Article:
Collecting Portraits: Musicians' Portrait

I invited four musicians to participate the “Musician’s Portrait” section, who are Nick, Seth, Justin and Tigran. I suggested them bring their instruments and gave a simple instruction through email.

ach Musician has 30 minutes to perform. During the process, they will improvisationally compose a 10min-ish continuous piece, and the music piece will influence the visual through different volume, rhythm and intensity.  The final output will be a drawing of their portrait composed by musician simultaneously. At the same time, I drew on top of the composition as a way to use paint brush to reveal this portrait at this very moment. I super enjoyed the whole process, and it reminds of  a term, “in the pocket”, which used to describe a state that two or more musicians perfectly on-beat, never missing a note or going off tempo in any way.

For me, the whole process is amazing. We both give surprises to each other through different approach/path, also expect an unpredictable output from the computational side. 

 Results

Results

Research/Reference:

  • Wassily Kandinsky:

“Music influenced Kandinsky’s art profoundly: he admired the way it could elicit an emotional response, without being tied to a recognisable subject matter. Painting, he believed, should aspire to be as abstract as music, with groups of colour in a picture relating to one another in a manner analogous to sequences of chords in music.” 

(http://www.tate.org.uk/whats-on/tate-modern/exhibition/kandinsky-path-abstraction/kandinsky-path-abstraction-room-guide)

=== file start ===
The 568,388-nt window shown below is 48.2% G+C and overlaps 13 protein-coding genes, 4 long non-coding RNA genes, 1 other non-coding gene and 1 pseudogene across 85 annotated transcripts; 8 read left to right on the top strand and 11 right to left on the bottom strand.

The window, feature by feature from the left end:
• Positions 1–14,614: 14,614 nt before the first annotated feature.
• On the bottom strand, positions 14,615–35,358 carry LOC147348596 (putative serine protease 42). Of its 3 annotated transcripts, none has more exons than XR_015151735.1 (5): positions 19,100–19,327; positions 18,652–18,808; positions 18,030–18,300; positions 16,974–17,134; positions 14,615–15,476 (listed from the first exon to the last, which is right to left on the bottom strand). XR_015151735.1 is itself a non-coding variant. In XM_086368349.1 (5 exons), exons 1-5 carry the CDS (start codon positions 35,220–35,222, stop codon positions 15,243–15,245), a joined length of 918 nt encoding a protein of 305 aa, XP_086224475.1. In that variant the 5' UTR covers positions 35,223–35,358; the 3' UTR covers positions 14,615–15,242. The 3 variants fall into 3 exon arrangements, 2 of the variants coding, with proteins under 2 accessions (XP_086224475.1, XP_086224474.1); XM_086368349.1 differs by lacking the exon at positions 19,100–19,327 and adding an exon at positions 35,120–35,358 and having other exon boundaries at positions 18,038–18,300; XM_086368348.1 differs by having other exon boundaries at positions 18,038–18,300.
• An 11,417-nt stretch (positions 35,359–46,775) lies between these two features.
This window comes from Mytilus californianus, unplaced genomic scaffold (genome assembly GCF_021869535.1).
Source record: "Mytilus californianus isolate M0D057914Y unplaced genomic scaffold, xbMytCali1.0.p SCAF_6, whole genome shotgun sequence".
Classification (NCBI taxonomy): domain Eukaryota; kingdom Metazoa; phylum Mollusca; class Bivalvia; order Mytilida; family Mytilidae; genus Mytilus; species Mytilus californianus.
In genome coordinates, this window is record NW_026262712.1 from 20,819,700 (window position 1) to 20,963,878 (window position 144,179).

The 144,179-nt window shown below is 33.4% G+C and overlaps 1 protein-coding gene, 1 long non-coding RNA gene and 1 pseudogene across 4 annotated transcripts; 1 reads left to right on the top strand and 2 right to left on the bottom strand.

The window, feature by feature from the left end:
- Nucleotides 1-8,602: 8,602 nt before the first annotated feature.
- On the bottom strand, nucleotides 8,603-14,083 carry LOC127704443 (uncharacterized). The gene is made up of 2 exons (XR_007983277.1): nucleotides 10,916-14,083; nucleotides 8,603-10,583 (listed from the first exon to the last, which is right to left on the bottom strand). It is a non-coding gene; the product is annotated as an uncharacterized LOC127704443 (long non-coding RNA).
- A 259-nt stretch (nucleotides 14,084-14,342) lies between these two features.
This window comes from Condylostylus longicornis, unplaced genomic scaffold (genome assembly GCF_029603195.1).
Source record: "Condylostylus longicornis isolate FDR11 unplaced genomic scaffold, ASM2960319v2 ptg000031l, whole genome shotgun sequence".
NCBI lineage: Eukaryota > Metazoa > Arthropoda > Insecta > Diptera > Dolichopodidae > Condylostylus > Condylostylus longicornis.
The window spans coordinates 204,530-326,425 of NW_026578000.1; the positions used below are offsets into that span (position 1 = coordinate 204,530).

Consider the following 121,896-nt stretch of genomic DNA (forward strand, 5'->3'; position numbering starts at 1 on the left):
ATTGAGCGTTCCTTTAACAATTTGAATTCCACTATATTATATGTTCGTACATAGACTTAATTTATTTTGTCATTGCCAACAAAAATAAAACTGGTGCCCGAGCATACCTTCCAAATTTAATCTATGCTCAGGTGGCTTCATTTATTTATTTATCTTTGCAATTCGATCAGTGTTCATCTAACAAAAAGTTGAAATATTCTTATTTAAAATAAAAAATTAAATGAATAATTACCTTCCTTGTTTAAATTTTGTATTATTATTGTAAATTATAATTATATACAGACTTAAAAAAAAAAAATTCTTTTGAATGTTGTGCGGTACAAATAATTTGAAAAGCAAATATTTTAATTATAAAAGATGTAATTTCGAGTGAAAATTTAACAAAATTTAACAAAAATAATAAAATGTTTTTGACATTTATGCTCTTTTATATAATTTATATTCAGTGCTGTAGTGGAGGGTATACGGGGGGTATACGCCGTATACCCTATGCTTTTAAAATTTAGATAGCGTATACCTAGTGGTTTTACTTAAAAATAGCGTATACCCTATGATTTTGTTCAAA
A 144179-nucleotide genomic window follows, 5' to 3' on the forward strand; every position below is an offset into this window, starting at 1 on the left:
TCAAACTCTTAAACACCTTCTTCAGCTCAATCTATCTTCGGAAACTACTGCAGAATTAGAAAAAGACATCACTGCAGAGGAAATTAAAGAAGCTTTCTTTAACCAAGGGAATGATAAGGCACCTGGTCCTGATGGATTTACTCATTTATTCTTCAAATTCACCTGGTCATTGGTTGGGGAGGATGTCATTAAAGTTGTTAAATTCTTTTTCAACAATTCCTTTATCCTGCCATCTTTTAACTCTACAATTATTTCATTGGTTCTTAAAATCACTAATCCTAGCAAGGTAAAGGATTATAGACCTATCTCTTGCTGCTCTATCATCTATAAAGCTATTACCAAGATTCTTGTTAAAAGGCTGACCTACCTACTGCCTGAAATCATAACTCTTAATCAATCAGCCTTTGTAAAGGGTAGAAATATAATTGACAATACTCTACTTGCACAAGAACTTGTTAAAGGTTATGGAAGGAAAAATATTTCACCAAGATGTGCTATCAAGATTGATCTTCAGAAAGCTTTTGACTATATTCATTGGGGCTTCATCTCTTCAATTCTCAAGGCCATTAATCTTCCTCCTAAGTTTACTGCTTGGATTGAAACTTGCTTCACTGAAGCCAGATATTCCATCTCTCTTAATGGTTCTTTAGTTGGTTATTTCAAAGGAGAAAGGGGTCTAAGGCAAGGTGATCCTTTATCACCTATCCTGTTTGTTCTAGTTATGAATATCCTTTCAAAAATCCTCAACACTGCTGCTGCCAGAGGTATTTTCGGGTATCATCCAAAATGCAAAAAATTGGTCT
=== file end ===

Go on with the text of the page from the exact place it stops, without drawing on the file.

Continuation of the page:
Playing with the boundaries between the visual and the musical is an old game. The Pythagoreans were probably the first westerners at it when they declared: “The eyes are made for astronomy, the ears for harmony, and these are sister sciences.”

(http://www.theguardian.com/artanddesign/2006/jun/24/art.art)

“The term “Composition” can imply a metaphor with music. Kandinsky was fascinated by music’s emotional power. Because music expresses itself through sound and time, it allows the listener a freedom of imagination, interpretation, and emotional response that is not based on the literal or the descriptive, but rather on the abstract quality that painting, still dependent on representing the visible world, could not provide.

(http://www.artchive.com/artchive/K/kandinsky.html)

For Wassily Kandinsky, music and color were inextricably tied to one another. So clear was this relationship that Kandinsky associated each note with an exact hue. He once said, “the sound of colors is so definite that it would be hard to find anyone who would express bright yellow with bass notes or dark lake with treble.”

WASSILY KANDINSKY’S SYMPHONY OF COLORS